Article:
QUINCY -- Property taxes collected for the city of Quincy next year will remain unchanged, and $762,300 from the city's fund balance will be used to cover police and fire pensions.
Alderman Paul Havermale, R-3, sponsored the property tax amendment that won approval Monday night after a lively, but polite debate about a variety of tax levy options.
Havermale said he did not think it was the right time to approve a 17 percent property tax increase, which was originally proposed before the Illinois Department of Insurance came out with a lower suggested pension contribution. He said by using city funds that are not committed in this year's budget, it will give taxpayers a one-year reprieve from a property tax increase and still allow the city to reduce the unfunded pension liability.
"These pension obligations are not going to go away, but this is a step in the right direction," Havermale said.
The property tax ordinance requests a total tax levy of $6.293 million and should result in no change in the tax rate established by the Adams County clerk's office.
Alderman Mike Farha, R-4, supported the amendment, which passed 10-4. Farha also said the council has dealt with rising pension costs every year since he took office in 1999 and has been losing ground. He said there are only three ways to keep up with the costs: Grow the city's population and tax base at an accelerated rate, approve lower staffing levels for the Police and Fire departments, or raise taxes. He suggested that an ad hoc committee be assembled to work on solutions before next year's tax levy comes up at the end of the year.
Several aldermen opposed dipping into the city's reserves to cover the city's pension costs.
Alderman Jennifer Lepper, R-5, wondered whether the city might have higher costs coming in connection with the new county jail, which will also house the Quincy Police Department. She was opposed to depleting financial reserves.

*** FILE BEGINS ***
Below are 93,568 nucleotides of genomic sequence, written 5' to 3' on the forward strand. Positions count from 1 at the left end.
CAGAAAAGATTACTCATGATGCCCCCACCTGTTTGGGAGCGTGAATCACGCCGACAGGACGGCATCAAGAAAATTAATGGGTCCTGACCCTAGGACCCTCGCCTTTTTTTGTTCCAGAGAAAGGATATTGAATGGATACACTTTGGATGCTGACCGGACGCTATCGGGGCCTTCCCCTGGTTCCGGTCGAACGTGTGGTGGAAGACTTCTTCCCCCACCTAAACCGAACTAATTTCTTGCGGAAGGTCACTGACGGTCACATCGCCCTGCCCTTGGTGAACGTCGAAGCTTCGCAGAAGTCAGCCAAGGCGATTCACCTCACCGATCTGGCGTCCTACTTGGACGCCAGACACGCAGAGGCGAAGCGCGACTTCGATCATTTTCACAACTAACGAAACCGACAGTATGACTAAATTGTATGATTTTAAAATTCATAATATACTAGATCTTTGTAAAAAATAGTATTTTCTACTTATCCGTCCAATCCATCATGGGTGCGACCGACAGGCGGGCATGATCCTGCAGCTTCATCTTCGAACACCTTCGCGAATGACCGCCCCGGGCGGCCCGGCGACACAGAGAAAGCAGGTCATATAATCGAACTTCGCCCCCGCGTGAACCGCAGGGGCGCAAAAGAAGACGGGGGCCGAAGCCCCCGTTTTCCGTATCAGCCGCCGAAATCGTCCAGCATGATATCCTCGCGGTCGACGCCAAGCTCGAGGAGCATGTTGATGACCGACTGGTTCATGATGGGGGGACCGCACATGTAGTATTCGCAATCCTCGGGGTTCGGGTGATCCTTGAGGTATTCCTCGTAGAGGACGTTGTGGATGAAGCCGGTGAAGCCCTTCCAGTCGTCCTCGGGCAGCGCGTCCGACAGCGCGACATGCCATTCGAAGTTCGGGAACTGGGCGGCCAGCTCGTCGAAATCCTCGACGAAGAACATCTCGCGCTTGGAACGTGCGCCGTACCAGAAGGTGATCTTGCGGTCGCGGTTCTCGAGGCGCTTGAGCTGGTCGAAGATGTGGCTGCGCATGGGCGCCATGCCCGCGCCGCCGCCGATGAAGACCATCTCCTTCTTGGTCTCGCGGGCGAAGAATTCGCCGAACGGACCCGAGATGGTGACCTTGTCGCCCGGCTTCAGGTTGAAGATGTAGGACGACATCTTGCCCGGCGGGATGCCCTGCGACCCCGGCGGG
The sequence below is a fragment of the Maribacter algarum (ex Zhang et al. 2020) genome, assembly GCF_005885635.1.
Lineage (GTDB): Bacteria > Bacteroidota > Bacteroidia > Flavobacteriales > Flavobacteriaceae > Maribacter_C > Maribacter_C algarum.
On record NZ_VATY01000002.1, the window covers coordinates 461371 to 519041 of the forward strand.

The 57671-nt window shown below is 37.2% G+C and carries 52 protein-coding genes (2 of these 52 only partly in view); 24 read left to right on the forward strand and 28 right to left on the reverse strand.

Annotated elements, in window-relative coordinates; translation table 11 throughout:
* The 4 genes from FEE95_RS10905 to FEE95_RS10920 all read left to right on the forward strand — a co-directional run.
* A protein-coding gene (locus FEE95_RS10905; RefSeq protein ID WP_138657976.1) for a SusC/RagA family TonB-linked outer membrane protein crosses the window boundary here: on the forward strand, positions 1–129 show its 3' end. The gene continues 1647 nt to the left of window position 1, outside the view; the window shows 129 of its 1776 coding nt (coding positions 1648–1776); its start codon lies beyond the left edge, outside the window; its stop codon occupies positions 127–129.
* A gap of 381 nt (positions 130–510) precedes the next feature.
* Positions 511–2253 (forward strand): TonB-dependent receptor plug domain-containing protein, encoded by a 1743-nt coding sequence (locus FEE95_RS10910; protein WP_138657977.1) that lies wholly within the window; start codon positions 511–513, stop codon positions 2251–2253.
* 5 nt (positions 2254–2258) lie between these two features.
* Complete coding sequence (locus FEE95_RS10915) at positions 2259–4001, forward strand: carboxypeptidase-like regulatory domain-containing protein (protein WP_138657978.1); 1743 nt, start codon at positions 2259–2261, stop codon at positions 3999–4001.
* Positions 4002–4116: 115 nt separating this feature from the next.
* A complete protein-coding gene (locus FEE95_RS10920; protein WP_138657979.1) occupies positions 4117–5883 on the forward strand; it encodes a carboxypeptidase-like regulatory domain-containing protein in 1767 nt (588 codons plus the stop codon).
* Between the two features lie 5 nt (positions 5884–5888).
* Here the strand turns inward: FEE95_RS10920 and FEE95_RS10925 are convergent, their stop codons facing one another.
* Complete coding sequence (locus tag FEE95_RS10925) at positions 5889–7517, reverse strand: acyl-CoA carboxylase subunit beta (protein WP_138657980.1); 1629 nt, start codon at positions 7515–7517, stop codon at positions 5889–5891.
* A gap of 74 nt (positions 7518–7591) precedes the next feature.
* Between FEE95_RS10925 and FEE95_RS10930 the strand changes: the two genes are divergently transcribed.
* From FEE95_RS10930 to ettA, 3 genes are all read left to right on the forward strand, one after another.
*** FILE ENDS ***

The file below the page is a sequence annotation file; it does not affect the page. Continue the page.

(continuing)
Others, including Alderman Mike Rein, R-5, were in favor of funding pensions at the lower rate suggested by the state pension actuarial, rather than the higher level suggested by the city's private actuarial firm.
Aldermen also voted for a $155,000 strategic planning effort. By identical 12-2 margins the council approved hiring Development Strategies of St. Louis to develop the community blueprint and Maggie Strong of Quincy to act as the local facilitator working with the firm.
Aldermen Dan Brink, R-6, and Terri Heinecke, R-7, voted against the resolutions. Heinecke had voiced opposition to the cost and the timing of the effort during a mayoral campaign.
Alderman Jeff VanCamp, I-6, voted for the resolutions, saying he had spoken with about 40 of the 180 community volunteers who agreed to participate on committees working on the strategic plan. VanCamp, who has filed as a mayoral candidate, said comments from volunteers and the participation of Strong and City Planner Chuck Bevelheimer increased his comfort level.
"My vote was an acknowledgement of the fact that these community leaders were willing to step up to make Quincy a better place," VanCamp said. "As one gentleman said, ‘This could be the shot in the arm this town needs.' "
In other action, the council voted to let the Quincy Park District seek voter approval for the sale of 5.57 acres in Parker Heights Park.
Ron's Tire was awarded a $5,873 tire contract for city-owned vehicles during calendar years 2017 and 2018.
The low quote of $12,441.28 from Rush Truck Center of Quincy was approved for replacement of the transmission in a recycling truck.